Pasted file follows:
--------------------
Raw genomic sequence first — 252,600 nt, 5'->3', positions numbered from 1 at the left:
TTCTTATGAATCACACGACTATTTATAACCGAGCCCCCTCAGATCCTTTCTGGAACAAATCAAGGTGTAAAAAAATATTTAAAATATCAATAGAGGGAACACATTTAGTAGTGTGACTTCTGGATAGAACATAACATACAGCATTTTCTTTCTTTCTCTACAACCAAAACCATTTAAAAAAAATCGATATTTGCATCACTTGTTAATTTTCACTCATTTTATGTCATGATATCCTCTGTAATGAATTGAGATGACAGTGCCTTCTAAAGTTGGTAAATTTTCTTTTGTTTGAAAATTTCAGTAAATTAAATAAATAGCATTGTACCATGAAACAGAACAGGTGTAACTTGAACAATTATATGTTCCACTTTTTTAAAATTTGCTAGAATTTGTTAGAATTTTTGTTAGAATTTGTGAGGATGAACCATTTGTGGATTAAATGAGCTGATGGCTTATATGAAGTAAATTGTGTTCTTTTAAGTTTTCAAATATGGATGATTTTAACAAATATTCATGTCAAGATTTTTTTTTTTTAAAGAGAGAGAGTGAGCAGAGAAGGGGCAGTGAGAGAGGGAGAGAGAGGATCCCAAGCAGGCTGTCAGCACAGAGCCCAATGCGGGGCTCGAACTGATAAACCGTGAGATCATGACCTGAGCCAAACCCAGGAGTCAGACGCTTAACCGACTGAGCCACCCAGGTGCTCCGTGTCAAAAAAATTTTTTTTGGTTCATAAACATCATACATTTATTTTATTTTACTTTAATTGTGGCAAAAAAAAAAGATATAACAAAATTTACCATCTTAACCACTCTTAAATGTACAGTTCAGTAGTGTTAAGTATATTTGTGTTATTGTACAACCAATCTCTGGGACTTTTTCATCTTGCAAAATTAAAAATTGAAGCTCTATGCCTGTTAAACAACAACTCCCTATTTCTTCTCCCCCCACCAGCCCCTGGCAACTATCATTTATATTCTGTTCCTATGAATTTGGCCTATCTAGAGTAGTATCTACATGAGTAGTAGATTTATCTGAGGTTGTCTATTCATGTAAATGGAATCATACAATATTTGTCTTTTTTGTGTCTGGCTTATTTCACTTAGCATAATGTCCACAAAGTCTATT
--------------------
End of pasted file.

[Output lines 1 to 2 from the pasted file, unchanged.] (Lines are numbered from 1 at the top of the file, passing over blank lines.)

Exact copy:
Raw genomic sequence first — 252,600 nt, 5'->3', positions numbered from 1 at the left:
TTCTTATGAATCACACGACTATTTATAACCGAGCCCCCTCAGATCCTTTCTGGAACAAATCAAGGTGTAAAAAAATATTTAAAATATCAATAGAGGGAACACATTTAGTAGTGTGACTTCTGGATAGAACATAACATACAGCATTTTCTTTCTTTCTCTACAACCAAAACCATTTAAAAAAAATCGATATTTGCATCACTTGTTAATTTTCACTCATTTTATGTCATGATATCCTCTGTAATGAATTGAGATGACAGTGCCTTCTAAAGTTGGTAAATTTTCTTTTGTTTGAAAATTTCAGTAAATTAAATAAATAGCATTGTACCATGAAACAGAACAGGTGTAACTTGAACAATTATATGTTCCACTTTTTTAAAATTTGCTAGAATTTGTTAGAATTTTTGTTAGAATTTGTGAGGATGAACCATTTGTGGATTAAATGAGCTGATGGCTTATATGAAGTAAATTGTGTTCTTTTAAGTTTTCAAATATGGATGATTTTAACAAATATTCATGTCAAGATTTTTTTTTTTTAAAGAGAGAGAGTGAGCAGAGAAGGGGCAGTGAGAGAGGGAGAGAGAGGATCCCAAGCAGGCTGTCAGCACAGAGCCCAATGCGGGGCTCGAACTGATAAACCGTGAGATCATGACCTGAGCCAAACCCAGGAGTCAGACGCTTAACCGACTGAGCCACCCAGGTGCTCCGTGTCAAAAAAATTTTTTTTGGTTCATAAACATCATACATTTATTTTATTTTACTTTAATTGTGGCAAAAAAAAAAGATATAACAAAATTTACCATCTTAACCACTCTTAAATGTACAGTTCAGTAGTGTTAAGTATATTTGTGTTATTGTACAACCAATCTCTGGGACTTTTTCATCTTGCAAAATTAAAAATTGAAGCTCTATGCCTGTTAAACAACAACTCCCTATTTCTTCTCCCCCCACCAGCCCCTGGCAACTATCATTTATATTCTGTTCCTATGAATTTGGCCTATCTAGAGTAGTATCTACATGAGTAGTAGATTTATCTGAGGTTGTCTATTCATGTAAATGGAATCATACAATATTTGTCTTTTTTGTGTCTGGCTTATTTCACTTAGCATAATGTCCACAAAGTCTATT